In a typical contingency fee arrangement, the successful attorney receives a percentage of “all sums recovered” by his or her client in a dispute or litigation. Oftentimes, this calculation is straightforward—the plaintiff recovers $X via settlement or verdict and the attorney takes a percentage of that recovery. But what about case-related victories that do not result in a direct recovery for the plaintiff, such as securing the dismissal of a counterclaim or obtaining declaratory or injunctive relief?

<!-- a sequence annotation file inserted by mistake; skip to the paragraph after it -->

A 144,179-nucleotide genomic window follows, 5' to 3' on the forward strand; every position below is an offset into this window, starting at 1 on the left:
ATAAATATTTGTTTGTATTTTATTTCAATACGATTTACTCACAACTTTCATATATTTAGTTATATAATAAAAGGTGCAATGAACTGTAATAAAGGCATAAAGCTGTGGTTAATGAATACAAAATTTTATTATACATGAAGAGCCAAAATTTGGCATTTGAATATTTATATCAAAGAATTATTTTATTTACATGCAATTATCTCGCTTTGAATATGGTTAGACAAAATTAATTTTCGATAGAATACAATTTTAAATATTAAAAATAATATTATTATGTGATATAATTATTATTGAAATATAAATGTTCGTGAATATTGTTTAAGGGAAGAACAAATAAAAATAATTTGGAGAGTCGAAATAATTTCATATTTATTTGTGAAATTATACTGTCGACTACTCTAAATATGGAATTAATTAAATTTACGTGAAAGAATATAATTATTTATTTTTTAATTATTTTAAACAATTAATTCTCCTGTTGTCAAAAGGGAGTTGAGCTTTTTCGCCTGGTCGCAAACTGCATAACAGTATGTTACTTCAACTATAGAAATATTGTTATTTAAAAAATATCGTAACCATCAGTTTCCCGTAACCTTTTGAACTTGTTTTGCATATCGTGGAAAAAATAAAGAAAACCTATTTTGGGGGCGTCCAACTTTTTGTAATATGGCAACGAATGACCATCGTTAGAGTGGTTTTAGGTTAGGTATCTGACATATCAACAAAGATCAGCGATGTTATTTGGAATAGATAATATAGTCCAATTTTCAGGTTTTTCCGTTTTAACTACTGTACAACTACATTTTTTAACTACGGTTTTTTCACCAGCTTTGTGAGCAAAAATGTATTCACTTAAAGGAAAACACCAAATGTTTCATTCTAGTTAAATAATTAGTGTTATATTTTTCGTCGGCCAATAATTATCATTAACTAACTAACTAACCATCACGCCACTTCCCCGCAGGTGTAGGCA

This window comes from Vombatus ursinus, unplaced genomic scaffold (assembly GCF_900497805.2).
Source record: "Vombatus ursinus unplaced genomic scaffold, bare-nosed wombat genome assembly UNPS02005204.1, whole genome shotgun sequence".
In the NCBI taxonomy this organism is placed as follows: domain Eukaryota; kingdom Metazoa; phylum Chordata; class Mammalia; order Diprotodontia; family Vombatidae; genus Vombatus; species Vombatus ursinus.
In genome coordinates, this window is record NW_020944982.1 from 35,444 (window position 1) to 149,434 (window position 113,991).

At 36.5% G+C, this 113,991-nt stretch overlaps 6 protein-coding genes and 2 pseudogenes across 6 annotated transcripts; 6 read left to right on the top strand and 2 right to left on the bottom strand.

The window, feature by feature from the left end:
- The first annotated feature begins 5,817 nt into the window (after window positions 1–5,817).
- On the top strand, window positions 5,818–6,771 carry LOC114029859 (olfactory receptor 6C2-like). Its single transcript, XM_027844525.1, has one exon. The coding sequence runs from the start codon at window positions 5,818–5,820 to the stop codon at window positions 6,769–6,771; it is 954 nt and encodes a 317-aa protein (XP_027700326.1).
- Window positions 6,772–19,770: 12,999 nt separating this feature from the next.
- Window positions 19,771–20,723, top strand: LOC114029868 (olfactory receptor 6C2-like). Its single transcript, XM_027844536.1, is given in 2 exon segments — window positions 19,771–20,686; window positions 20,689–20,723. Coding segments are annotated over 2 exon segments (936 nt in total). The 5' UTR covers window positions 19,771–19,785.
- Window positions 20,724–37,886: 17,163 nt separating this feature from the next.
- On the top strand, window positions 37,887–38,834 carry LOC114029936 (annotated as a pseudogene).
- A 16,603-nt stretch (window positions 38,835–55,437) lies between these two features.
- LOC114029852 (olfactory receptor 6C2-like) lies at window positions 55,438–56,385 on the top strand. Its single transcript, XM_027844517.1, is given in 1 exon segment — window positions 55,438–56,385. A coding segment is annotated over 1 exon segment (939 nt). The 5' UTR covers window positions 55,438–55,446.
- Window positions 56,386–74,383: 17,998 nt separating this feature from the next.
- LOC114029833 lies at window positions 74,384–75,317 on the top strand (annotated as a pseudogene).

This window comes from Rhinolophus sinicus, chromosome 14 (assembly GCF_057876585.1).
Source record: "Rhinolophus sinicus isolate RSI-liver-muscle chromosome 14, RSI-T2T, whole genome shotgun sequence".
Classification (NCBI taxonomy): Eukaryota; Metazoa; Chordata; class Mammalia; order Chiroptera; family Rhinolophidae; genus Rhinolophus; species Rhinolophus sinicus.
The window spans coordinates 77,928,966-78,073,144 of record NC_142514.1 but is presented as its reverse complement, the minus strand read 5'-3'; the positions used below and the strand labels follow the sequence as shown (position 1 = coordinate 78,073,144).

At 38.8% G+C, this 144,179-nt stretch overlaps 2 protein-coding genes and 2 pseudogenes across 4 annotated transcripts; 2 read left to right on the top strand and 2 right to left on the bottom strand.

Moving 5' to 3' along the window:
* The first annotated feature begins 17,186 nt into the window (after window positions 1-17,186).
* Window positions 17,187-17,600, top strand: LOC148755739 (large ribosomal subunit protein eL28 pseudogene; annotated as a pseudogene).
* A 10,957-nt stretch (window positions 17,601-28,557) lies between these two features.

In each instance, the attorney may have spent significant time obtaining that non-monetary victory. If the retainer agreement limits the contingency fee to a percentage of “all sums recovered,” however, New York courts have held there is no fee recovery for non-monetary victories, leaving the attorney holding the bag for his or her hard-fought success.

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